Hello Guerino1,

we do need so many different attributes to manage the CAs, operations and production, because the attributes are defining what can be produced until when, and under which circumstances. We have to fix it in a database, that shows the the important dependencies.

From the itil concept view, would it be an abuse of the CMDB implementing it the way I intended?

regards

Newbie_ITIL
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Guerino1
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Joined: Jan 01, 2006
Posts: 500
Location: New Jersey

PostPosted: Sun Sep 16, 2007 9:25 am    Post subject: Reply with quote

Hello Newbe_ITIL,

I can't be sure, as I have limited information from you, however, it sounds like you're mixing many different things together. I'd be very careful about what you're modeling and how you're modeling it (not to mention the solution you pick to implement it all). You may be digging your enterprise into a hole that will be very difficult to recover from, once you go down that path.

My Best,

Frank Guerino, CEO
TraverseIT
On-Demand ITIL Platform
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Fabien
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Joined: Sep 27, 2005
Posts: 207

PostPosted: Thu Nov 15, 2007 7:43 am    Post subject: Reply with quote

newbe_itil wrote:
From the itil concept view, would it be an abuse of the CMDB implementing it the way I intended?

No, but as Frank says, it is a sensitive area.

In my experience, however, I found that the only way to make the CMDB useful from an operational standpoint to the people who own the information in the first place is indeed to create numbers of custom attributes. What you want to do is to eliminate all the excel spreadsheets laying around the office and trade them for an organized repository that many people will have an interest in maintaining. That is really the only way to leverage existing resources to implement Configuration Management.

The downside, as Frank points out, is that you increase risk and you need to have a very strong security model to implement access control on a pretty granular level.

I am pulling my hair right now with Infra. It is nice vanilla, but it is designed for central Config Management resources. I am finding that a bit impractical.
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Fabien Papleux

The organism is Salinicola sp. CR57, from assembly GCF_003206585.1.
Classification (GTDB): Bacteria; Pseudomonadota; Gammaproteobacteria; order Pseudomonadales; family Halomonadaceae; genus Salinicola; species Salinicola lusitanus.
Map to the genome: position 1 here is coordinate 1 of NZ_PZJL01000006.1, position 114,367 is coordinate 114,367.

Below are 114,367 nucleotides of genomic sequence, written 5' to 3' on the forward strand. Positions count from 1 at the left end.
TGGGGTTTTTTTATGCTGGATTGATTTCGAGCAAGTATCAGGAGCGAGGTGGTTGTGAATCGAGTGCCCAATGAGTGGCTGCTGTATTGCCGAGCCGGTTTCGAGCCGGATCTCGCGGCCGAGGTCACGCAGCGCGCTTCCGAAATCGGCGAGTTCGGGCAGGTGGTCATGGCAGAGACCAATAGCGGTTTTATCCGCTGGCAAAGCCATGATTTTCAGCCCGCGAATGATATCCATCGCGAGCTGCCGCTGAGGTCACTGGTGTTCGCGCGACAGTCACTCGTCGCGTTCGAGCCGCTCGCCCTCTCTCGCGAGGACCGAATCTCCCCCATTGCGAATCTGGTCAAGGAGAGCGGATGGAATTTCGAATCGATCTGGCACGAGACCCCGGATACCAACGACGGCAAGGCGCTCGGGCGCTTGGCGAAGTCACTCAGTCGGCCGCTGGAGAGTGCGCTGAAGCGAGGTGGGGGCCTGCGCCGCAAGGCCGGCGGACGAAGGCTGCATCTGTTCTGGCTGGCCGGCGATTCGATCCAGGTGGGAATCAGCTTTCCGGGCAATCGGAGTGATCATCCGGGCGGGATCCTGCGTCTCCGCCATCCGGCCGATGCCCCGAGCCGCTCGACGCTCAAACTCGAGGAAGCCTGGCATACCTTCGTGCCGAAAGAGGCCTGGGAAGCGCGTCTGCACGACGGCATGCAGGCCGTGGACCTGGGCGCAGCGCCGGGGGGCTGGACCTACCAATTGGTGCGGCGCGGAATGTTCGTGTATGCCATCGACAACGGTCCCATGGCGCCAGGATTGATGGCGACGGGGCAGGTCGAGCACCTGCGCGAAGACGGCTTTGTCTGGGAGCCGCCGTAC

Accenture
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Mark-OLoughlin
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Joined: Oct 12, 2007
Posts: 306
Location: Ireland

PostPosted: Thu Nov 15, 2007 8:04 pm    Post subject: Reply with quote

Hi,

just one point, whatever you do please be sure that you can manage the set up and the relationships of all the CI's. Will you hvae all these CI's under change control and will changes made to them be updated in the CMDB. If the answer is no to either or both of these then you will find that the data and relationships becomes out of date and then meaningless so all that effort goes down the pan.
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Mark O'Loughlin
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Fabien
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Joined: Sep 27, 2005
Posts: 207

PostPosted: Thu Nov 15, 2007 9:25 pm    Post subject: Reply with quote

btw, I echo Mark's point. If you go for a distributed model, you also need to anchor the responsibility of managing relationships. In order to make that manageable, you can define a policy that says, for instance, that it is the responsibility of the owner of the lower-level CI to manage relationships with higher-level CIs. That way, everybody is engaged at the same level. For instance, Application owners are responsible for maintaining relationships with Services... You can get a little creative but if you can get traction, this is an easy way to assign the work...
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Fabien Papleux

Accenture
Technology Consulting | Service Excellence